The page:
Passing an array of variables to a user-defined non-linear function



I am trying to optimize a multivariate function with JuMP, but can’t find a way to pass the arguments.

The current code is:

using JuMP                                                                                                                                                                                                                                                                                                                 
@variable(m, 0 <= x[1:n] <= 1)                                                         
f(x)  = rand()   # doenst matter here                                                                                                                                                        
df(x) = rand(n)  # "                                                                                                                                                                                                                                                                                                                                                            
JuMP.register(m, :obj, n, (x...)->f(x), (g,x...)->(g[:] = df(x)))
# and now the line in question:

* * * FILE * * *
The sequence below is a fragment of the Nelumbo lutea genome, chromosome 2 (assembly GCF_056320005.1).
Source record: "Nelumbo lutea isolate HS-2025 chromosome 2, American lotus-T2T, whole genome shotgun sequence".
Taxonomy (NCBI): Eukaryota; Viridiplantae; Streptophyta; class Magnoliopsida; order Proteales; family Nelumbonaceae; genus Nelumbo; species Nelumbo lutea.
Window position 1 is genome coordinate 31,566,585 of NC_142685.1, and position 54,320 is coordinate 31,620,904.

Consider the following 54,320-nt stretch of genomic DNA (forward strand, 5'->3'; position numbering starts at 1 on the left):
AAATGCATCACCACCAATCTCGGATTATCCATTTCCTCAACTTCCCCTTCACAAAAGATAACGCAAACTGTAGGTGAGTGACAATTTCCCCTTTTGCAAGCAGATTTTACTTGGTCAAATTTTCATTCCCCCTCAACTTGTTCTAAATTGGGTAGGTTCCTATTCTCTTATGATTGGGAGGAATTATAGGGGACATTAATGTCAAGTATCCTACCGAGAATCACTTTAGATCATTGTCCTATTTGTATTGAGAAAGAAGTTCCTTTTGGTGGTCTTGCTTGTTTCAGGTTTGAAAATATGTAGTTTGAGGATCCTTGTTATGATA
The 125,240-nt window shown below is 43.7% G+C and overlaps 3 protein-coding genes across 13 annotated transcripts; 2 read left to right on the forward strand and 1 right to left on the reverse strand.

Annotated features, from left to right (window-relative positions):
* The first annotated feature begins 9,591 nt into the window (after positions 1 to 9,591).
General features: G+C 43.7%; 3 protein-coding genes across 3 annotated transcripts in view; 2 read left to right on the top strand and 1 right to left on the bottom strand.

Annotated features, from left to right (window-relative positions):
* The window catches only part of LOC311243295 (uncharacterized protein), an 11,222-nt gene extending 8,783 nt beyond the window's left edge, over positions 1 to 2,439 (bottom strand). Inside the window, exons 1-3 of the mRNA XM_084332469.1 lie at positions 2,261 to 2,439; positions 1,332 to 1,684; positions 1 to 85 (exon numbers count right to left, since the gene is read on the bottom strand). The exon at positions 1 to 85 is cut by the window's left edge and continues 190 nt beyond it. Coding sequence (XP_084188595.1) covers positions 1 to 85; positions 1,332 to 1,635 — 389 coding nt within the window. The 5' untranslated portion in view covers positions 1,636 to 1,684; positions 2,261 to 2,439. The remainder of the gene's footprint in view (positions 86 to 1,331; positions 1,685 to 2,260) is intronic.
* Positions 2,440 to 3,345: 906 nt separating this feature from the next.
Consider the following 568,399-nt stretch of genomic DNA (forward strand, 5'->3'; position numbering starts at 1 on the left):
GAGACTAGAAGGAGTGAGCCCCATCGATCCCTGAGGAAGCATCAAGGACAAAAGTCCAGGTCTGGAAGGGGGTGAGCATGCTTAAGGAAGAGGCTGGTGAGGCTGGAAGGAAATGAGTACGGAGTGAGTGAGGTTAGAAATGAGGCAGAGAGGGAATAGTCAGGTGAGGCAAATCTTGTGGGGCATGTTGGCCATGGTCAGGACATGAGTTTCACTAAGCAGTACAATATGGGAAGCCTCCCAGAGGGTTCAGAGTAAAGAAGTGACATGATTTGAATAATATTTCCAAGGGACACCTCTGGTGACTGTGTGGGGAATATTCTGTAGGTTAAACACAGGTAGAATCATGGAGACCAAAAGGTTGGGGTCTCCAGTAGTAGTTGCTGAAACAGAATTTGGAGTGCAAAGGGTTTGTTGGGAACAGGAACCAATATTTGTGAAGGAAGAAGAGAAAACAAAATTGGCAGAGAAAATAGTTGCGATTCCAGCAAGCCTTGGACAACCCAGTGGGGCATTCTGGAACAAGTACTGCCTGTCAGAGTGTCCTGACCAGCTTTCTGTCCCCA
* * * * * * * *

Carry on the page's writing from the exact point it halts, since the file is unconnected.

@NLobjective(m, Max, obj(x))                                                                                                                                                                                                                                                                                                                                  

No matter how I try denoting the NLobjective, I get the error

ERROR: Incorrect number of arguments for "obj" in nonlinear expression.
 in error(::String) at ./error.jl:21

I also tried obj(x…) but this lead to the same result.

How would I specify this the correct way?

Nonlinear Constraints with Splatting

I tried methods(obj) and got nothing, is it (obj) a part of the JuMP module?
You also have :obj, which kind of reads as a column header(?)

I wouldn’t have thought … is valid code

using JuMP

function f(x...)

m = model()
param = 100;
@variable(m, 0 <= pvars[1:param] <= 1)
JuMP.register(m, :f, param, f, f)
@NLobjective(m, Max, f(x...))


I define obj as a JuMP-specific user-defined function via the register call (c.f. jump docs)

Concerning the splatting operator ... you might want to look up the julia docs.

Anyone else got some ideas?


Do you need to define the obj function ?

  • Edit: You’ve registered the :obj symbol and passed an anonymous definition but there is no function named obj outside the jump model, where you’re calling obj(x)